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Standard software is a game changer

KEYLANE January 1, 1970

New opportunities for insurance carriers to improve performance and lower costs

The paradigm shift is slow but certain: Automation and digitalization are constantly increasing demands on core processing software. At the same time, fewer and fewer companies possess the resources for expansion or new development within their IT systems. Finally, development of in-house core processing software no longer provides a strategic advantage. But insurance carriers now have access to new opportunities: tried and tested standard software significantly improves performance and key performance indicators, such as black box processing or automatic fraud detection.

Many IT system architectures have been around since the 1980s. Changes that should have been made years ago are now expensive, engaging high numbers of personnel and taking a long time. Unfortunately, it is exactly these resources that many companies are lacking; sometimes the project is abandoned, or priorities and framework conditions change.

For this reason, IT systems are usually renewed in pieces only. New areas are created, existing areas are expanded and enhanced one after the other. But the growing number of front-end and back-end connections developed in this manner are usually incredibly inefficient. In many cases, teams in different areas have similar tasks, but end up developing isolated solutions. This creates redundancies, which transform the system into a slow, maintenance heavy, and in particular expensive ‘dinosaur’. An increasing number of systems now have deficits so severe that they cannot be corrected. Many companies have only two ways out of this software morass: On the one hand, complete new development of in-house core processing software, or, on the other, the use of tried and tested standard core processing software.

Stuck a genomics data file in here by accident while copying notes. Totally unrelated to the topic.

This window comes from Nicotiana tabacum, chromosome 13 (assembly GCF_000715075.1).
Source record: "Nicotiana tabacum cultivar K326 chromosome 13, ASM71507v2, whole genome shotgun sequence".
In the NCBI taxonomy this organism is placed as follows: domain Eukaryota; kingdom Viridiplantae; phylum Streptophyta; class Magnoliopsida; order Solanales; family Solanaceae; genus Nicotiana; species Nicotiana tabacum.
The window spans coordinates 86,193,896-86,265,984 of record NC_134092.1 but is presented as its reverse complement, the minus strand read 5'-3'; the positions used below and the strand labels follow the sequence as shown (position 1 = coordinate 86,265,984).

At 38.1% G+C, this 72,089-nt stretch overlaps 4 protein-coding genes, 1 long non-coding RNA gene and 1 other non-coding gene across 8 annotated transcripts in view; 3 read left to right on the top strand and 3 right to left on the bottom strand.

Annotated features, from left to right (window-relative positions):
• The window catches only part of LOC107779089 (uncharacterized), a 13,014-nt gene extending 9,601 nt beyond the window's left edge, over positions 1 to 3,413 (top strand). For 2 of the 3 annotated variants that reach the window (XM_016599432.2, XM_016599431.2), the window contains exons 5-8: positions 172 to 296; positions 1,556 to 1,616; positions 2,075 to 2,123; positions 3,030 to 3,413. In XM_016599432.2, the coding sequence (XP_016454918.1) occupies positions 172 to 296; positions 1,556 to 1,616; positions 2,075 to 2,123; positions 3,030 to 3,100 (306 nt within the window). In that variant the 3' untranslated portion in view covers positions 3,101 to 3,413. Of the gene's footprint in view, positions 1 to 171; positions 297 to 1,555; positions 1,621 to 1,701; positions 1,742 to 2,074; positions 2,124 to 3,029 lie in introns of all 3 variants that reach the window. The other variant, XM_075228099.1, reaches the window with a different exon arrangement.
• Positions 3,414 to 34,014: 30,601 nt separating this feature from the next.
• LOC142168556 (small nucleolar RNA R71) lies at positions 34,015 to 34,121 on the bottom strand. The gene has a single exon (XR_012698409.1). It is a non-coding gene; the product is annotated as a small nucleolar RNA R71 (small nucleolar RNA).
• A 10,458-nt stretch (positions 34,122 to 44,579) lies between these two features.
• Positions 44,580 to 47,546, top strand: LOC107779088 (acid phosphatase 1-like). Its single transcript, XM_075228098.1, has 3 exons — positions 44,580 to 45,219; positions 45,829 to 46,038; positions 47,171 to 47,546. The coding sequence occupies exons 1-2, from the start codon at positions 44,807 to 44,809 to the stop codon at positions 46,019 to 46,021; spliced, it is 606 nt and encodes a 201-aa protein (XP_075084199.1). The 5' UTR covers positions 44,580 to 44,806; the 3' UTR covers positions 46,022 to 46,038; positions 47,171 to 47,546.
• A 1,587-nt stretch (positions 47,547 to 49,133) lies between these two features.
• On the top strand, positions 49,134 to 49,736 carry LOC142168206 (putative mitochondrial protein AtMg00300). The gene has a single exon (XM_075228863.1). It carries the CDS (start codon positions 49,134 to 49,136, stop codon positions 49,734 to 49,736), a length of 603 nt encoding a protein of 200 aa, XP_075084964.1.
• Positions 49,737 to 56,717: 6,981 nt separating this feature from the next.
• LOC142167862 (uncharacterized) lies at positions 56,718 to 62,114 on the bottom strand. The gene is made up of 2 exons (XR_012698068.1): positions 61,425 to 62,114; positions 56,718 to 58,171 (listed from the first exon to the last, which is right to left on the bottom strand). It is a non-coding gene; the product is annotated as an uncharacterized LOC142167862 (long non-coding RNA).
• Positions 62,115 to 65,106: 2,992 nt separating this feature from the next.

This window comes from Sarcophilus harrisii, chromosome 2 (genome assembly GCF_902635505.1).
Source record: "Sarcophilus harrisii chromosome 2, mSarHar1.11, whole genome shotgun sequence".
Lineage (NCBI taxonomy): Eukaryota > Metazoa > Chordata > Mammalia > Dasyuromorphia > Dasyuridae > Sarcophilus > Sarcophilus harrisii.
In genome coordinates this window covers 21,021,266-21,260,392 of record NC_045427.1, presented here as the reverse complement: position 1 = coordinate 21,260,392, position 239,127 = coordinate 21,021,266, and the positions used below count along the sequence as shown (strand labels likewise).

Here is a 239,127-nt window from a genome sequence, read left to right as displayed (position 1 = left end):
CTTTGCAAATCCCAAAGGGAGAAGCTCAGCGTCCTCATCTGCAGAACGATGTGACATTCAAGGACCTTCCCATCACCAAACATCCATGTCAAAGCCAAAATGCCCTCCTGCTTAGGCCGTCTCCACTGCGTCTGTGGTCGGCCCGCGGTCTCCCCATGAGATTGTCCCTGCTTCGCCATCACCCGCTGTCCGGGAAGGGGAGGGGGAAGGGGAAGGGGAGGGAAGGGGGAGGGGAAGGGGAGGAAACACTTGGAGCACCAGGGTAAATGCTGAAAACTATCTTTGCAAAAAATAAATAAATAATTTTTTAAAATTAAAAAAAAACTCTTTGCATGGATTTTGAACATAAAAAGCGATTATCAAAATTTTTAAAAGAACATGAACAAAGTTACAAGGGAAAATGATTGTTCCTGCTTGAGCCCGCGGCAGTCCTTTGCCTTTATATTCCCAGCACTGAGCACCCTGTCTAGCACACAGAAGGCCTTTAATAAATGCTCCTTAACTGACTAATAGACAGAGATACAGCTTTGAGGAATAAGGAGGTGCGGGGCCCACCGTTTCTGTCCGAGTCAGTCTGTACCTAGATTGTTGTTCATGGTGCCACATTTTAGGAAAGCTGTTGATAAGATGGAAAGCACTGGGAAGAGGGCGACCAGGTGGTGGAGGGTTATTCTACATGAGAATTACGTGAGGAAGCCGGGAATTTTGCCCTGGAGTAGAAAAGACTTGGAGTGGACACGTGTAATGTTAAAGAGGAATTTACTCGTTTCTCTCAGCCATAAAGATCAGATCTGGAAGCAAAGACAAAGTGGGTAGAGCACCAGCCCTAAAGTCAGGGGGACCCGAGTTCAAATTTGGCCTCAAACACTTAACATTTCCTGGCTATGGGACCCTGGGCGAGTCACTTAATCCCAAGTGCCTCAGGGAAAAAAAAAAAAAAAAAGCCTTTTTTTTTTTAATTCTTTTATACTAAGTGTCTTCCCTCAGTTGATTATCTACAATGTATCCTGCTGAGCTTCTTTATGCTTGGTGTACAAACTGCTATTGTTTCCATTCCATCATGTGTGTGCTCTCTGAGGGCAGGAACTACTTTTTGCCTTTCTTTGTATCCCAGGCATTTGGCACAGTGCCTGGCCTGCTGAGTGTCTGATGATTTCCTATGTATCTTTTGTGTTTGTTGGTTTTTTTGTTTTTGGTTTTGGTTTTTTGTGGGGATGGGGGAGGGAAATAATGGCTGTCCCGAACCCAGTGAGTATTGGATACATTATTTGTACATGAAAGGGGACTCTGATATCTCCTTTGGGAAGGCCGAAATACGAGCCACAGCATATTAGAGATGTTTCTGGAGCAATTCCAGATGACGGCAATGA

Growing Demands

One thing is clear: The development of new core processing software is based on the demands of tomorrow. The main issues are easy to predict for the insurance industry: continuing low interest rates, stricter guidelines introduced by Solvency II, changes in client behaviour, increasing demands for data security, and intense competitive pressure.

To add to all that, digitalization is here to stay in the insurance business – the clients of tomorrow live in a fully digitized world. All you have to do is remember that we already have robots that can augment our thinking, self-driving cars, or predictive diagnostics. In general, autonomous systems are being created that carry out business processes without any interaction with the consumer. Here, too, the insurance industry has to ask: What does that mean for us, our business in the future, and for the development of new insurance offers? And of course, the key question in terms of IT: What core processing software can we use to meet these challenges head on, now and in the future?

Powerful standard software